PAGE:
Anyhow the point to this is that we here at Bistro Elba are always looking for ways to bring that love of culture and the arts that we have to the fore front of our guests experience

One way that we celebrate the arts is with our monthly Literary lunch. We always strive to create a wonderful extravagant luncheon for the people clever enough to snare a ticket to these events. We always make sure that we have time in our work day to sit down and listen to the conversation with the author at every lunch, in fact at one of the lunches last year I found out that the author had worked with the before mentioned Mr Olney and told me that he was a really difficult character...

Next Friday we have Mark Brandi whose book I have not read (yet), but I am looking forward to hearing about as it is set in Western Districts of Victoria. 

I came in early to the restaurant today to do a bit of menu planning for the lunch next week and I am quite excited about what we are going to cook for everyone. If you have not attended a literary lunch before but like us love reading, books and all things interesting, please don't feel shy, come, we would love to have you for lunch.   

Literary Lunch
Friday 29th July 12:30 pm - till 3:30pm
Three course lunch with wines
$85 a person
ph. 5984 4995
or just pop in to book


winter gossip

Our newsletter began to keep people up to date with our bistro, and our town. So here are some of the things that we're finding interesting this week.
Winter here on the Peninsula is a time to take stock, step back from the day-to-day happenings and look at ways we can improve what we're doing, the benefits of which should never be underestimated - hello winter cocktail list.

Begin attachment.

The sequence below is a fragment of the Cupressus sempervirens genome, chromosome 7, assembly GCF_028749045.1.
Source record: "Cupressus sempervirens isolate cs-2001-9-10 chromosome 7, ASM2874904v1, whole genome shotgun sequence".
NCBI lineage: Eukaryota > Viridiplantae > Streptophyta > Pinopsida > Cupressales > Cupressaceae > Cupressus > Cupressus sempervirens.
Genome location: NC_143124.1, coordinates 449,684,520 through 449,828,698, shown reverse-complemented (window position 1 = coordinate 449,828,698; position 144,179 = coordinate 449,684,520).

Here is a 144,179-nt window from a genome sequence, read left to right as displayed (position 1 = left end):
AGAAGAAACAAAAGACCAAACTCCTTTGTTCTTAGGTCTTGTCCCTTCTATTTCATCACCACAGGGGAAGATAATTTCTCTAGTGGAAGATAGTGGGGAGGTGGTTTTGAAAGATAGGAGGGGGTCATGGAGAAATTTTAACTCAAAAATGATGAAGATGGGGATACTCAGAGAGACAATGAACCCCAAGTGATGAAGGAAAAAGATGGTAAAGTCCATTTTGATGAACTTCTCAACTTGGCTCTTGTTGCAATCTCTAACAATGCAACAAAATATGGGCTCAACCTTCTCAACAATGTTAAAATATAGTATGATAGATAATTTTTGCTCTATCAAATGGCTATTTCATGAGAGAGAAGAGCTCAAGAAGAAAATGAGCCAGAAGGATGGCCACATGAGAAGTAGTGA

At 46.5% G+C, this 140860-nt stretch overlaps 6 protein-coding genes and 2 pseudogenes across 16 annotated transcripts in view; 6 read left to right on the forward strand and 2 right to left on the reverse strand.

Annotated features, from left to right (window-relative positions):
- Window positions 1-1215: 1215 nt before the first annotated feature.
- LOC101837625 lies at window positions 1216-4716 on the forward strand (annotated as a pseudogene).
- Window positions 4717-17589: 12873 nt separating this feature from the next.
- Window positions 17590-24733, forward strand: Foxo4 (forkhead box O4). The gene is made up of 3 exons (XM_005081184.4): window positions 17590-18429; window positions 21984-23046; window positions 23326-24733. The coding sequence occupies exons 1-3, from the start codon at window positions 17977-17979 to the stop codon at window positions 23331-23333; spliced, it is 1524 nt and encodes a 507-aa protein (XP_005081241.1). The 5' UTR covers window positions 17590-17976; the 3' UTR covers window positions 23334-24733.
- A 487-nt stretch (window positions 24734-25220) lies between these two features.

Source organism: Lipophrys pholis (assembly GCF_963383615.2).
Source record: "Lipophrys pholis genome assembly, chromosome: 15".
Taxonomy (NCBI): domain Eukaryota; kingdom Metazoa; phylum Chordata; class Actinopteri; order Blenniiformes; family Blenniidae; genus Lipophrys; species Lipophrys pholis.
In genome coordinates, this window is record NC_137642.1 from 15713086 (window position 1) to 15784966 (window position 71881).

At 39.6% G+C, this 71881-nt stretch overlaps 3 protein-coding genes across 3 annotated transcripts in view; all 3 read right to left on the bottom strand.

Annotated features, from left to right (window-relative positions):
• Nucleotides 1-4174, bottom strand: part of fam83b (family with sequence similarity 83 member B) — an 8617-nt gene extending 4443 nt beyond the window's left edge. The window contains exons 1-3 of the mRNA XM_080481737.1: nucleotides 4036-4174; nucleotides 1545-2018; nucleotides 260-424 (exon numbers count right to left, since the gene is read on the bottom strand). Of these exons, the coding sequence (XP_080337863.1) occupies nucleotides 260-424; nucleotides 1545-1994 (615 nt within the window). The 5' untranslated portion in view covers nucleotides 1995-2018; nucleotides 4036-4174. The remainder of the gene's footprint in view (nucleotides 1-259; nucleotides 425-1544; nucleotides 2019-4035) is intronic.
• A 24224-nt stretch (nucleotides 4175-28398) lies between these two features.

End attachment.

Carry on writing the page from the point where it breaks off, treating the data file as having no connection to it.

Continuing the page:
We thought we'd let you in on our winter menu deliciousness, and our plans for the next few weeks.

We're staying open 7 days, lunch and dinner, all winter long. And yes half price oysters will continue 5pm-6pm daily.

Most arrestingly we have a new piece of art on the wall in the back of the room. A work by Gerwyn Davies, we noticed his work on Murray's instagram feed when he and Derek travelled back to Sydney in March we think he's great, right up our alley. Here's a link to his work online, you should come and check it out at some point, it's very pretty.

** Marron crayfish bisque

With the closing in of the weather we thought it was a good time to start cooking with cream, butter and all of those delicious rich flavours. We were also hoping to create an Instagram sensation and have millions of people flocking to the main street of Sorrento to have the chance to eat at Bistro Elba so come in and be one of the early adopters.

** Cherry Tree Organics

For many years now we have been quietly using the best organic lamb in the country, grown by Shane Blundy in Gippsland, Cherry Tree Organics has always been one of our most loved producers.
It would frighten us to add up how many lamb shoulders we have sold both down here on the Peninsula and before that in Fitzroy, but I could count on one hand the times that people have been disappointed. We thought that you might be interested to know you can order directly from Shane and he will deliver to your door, delivery day on the Peninsula is Thursdays, here is a link to the web store.

** A place in the sun

When we knocked the back wall of the restaurant down and put in the big window I never thought the room would be so nice in winter. Sun just streams in and we find it hard to draw ourselves away.

This month with our neighbours Antipodes Bookstore we're hosting award winning author Mark Brandi at our LITERARY LUNCH, he'll be in conversation with local wordsmith Andrea Rowe about his crime novel 'Wimmera'.
Get your monthly dose of culture on
Friday the 29th of June at 12:30.
3 courses with wine $85
Here's a review by Sue Turnbull if you want to get the jump on what other people have to say about it. Book Review (
Book your place by calling the bistro 5984 4995